There were limits to his reach. He was against the theory at a time when graduate students in the arts and humanities could not afford to ignore Foucault, Derrida, and the army of capricious postmodernists. (My incorporation of queer theory into my dissertation put me on a thin layer of ice.) Jargon was the enemy, but grad students dreaming of tenure would have to look elsewhere in the university lest they be locked out of the discourse, a word he would no doubt use. have found lazy.
His name may no longer be widely recognized, but his legacy should not be underestimated. Gilman, along with Robert Brustein and Eric Bentley, created a space in American culture for serious dramatic criticism, aimed not at academic specialists or eager cultural consumers, but at educated readers hungry for a deeper aesthetic engagement with the theater.
By elucidating how Ibsen, Strindberg, and Chekhov laid the foundations of modern drama, he opened his mind to the revolutionary achievements of Pirandello, Brecht, and Beckett. His philosophical orientation made him especially receptive to the avant-garde, but he admired professionalism, discipline, and skill above all else and had little patience for the self-deluding rhetoric and empty political gestures of theatrical cults.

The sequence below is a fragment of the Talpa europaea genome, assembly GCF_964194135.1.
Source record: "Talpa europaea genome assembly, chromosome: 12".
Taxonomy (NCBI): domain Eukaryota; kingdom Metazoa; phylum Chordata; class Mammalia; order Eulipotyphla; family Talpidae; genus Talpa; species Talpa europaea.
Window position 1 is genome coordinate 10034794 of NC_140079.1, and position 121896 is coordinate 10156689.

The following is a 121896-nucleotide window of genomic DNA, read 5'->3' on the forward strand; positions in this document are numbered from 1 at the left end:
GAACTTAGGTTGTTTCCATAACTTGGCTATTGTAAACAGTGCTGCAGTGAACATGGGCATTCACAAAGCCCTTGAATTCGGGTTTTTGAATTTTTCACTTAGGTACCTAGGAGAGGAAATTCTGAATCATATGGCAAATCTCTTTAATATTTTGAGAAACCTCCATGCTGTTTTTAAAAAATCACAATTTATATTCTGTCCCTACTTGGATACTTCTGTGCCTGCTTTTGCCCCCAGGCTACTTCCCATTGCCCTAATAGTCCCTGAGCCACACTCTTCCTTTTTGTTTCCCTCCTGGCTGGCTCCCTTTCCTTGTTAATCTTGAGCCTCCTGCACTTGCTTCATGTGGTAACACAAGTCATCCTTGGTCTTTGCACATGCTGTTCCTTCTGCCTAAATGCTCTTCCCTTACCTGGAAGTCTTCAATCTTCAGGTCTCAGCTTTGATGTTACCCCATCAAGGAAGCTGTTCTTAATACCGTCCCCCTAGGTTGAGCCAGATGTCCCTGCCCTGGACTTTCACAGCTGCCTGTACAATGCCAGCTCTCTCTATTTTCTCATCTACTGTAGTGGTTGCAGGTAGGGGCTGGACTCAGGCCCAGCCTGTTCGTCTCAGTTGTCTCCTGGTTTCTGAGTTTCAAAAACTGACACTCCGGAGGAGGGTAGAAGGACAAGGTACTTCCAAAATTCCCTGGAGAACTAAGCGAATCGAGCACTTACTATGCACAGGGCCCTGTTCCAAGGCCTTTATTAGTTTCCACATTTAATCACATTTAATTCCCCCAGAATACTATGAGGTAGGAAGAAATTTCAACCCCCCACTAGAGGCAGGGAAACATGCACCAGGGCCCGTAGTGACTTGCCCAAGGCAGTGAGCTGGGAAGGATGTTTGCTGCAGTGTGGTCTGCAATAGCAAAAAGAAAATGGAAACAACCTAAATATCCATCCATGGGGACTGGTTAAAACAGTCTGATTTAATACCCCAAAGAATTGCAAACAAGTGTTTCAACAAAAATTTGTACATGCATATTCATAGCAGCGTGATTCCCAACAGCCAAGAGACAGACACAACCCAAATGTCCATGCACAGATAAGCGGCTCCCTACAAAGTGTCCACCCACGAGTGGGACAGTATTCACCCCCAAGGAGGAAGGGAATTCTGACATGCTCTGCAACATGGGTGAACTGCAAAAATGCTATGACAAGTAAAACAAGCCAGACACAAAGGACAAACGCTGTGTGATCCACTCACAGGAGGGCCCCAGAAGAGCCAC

As “Faith, Sex, Mystery” poignantly attests, Gilman was a seeker. The theater was part of his spiritual journey, but not in a dazzling way. The relationship between the material and spiritual realms paralleled for him the relationship between form and content in great works of art.
One of Gilman’s truisms is that a play like “Hamlet” cannot be paraphrased. A masterpiece cannot be reduced to a message. The form is not a container for the content. They work together to communicate what only drama in its full substance can convey. The biggest lesson to be drawn is that simple binaries, in art as in life, falsify reality.